'How pleasant it is to spend an evening in this way! I declare that after all there is no enjoyment like reading! How much sooner one tires of any thing than of a book! — When I have a house of my own, I shall be miserable if I have not an excellent library.' No one made any reply. She then yawned again, threw aside her book, and cast her eyes round the room in quest of some amusement. — from Pride and Prejudice, by Jane Austen (1775-1817)
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March 21, 2012

That Woman



Part of me {the Anglophile and  history-and-biography-loving part} is glad I decided to finish reading That Woman:  the life of Wallis Simpson, Duchess of Windsor, by Anne Sebba, and the other part {the there's-nothing-better-than-sinking-into-a-good-book, especially-if-it's-a-biography part} wishes I had listened to my instincts and stopped when I was ahead.  The story was fascinating, the writing was better {not great, but not as celebrity-bio} than I thought it would be, but the lives of its two central characters -- King Edward VIII, who abdicated in 1936, and Wallis Simpson, the woman he loved -- are just so very, very, very sad.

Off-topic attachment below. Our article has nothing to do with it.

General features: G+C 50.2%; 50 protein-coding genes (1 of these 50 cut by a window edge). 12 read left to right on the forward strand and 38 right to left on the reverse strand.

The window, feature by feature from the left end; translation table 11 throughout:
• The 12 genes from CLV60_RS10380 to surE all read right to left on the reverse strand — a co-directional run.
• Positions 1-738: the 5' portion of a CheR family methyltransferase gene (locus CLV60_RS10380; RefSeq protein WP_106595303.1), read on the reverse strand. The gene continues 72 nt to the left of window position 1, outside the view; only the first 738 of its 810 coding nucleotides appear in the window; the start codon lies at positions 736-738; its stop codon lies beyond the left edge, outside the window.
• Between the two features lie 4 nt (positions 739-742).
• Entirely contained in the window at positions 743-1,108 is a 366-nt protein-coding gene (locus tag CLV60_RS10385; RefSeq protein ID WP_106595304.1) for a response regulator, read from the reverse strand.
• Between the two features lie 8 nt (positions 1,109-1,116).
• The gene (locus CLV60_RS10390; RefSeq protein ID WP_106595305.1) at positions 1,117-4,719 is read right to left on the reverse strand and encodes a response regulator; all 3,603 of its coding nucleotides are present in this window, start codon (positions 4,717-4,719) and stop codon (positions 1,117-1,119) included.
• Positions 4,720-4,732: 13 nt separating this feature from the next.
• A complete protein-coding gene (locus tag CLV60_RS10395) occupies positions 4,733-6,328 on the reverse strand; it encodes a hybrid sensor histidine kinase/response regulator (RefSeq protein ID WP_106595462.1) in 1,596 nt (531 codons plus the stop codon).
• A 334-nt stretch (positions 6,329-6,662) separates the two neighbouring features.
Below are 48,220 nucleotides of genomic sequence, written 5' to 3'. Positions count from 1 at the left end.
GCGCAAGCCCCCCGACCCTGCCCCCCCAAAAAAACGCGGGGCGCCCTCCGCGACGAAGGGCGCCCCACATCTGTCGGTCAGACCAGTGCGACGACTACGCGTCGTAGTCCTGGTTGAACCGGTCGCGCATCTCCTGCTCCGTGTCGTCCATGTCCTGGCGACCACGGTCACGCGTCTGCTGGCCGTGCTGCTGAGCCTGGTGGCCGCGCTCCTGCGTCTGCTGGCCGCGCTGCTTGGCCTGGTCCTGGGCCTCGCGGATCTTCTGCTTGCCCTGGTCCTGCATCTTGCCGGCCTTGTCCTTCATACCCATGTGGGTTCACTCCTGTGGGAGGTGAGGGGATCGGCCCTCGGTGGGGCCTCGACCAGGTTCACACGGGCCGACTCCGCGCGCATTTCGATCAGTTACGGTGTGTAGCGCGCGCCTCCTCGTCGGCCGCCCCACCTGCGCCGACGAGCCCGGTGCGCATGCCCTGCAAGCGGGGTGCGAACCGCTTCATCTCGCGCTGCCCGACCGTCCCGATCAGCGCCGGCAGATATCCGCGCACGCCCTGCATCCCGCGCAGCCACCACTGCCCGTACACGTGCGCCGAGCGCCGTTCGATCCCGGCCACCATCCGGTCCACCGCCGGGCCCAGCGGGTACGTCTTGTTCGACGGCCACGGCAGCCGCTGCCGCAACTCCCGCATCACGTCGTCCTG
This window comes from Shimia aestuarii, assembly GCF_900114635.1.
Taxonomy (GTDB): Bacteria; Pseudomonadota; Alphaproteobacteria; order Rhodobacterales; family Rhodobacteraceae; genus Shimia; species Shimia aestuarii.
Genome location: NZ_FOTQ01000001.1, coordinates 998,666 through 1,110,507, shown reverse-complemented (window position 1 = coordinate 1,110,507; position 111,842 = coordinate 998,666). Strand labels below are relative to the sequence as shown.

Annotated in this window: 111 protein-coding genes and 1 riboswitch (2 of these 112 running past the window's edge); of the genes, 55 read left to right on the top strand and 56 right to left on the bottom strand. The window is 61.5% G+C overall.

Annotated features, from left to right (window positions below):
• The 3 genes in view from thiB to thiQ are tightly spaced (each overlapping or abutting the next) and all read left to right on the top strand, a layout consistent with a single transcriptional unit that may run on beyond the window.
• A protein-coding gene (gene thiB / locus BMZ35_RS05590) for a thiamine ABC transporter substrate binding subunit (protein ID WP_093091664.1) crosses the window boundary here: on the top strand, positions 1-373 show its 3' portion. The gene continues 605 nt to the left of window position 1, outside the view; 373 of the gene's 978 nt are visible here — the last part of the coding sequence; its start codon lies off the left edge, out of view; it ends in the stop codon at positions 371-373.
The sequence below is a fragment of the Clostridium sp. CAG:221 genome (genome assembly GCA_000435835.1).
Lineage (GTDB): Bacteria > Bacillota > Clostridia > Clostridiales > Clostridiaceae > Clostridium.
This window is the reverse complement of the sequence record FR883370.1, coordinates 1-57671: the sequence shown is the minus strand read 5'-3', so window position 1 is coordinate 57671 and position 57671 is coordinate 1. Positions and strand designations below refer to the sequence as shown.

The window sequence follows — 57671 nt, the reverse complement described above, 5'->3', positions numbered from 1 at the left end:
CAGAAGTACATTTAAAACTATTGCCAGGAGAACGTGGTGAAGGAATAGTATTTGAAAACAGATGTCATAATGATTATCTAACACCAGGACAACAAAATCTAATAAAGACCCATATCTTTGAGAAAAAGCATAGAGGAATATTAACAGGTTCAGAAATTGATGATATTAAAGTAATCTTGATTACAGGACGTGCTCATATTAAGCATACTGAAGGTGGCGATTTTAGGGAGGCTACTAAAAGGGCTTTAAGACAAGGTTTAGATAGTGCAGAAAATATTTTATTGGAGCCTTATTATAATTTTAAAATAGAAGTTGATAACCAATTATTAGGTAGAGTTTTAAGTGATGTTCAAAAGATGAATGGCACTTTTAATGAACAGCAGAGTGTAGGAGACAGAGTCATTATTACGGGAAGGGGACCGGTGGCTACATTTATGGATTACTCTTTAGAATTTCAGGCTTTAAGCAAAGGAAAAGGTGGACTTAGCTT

I should admit that I only knew their story in a very Masterpiece-Theatre-y way, as the romance of the century, and the real story strips all of that away.  Wallis becomes a lively young woman from Baltimore who grows up in straitened circumstances and marries (twice, before she marries the Duke of Windsor) for social position, money and security.  There's an absolutely amazing revelation (if this part was common knowledge before this book was written, I had never heard it) about the reasons for her sexual prowess and attractiveness to men, but I really think you should read about that for yourself, just so you can be as stunned about the implications of it as I was.  And the Duke becomes an immature, needy, unfocused, unaccomplished man, possibly mad, even possibly suffering from Asperger's.  I knew, even from my limited exposure to it, that their life together after their marriage was tainted with resentment, bitterness, rejection and hurt, but I think the hardest part was learning that the great romance was one-sided.

It's a little hard to know whether the story told here is sensationalized, or just horribly true, but in the end I'm glad that I got this alternate view.  I just need something very, very cheerful to read now.


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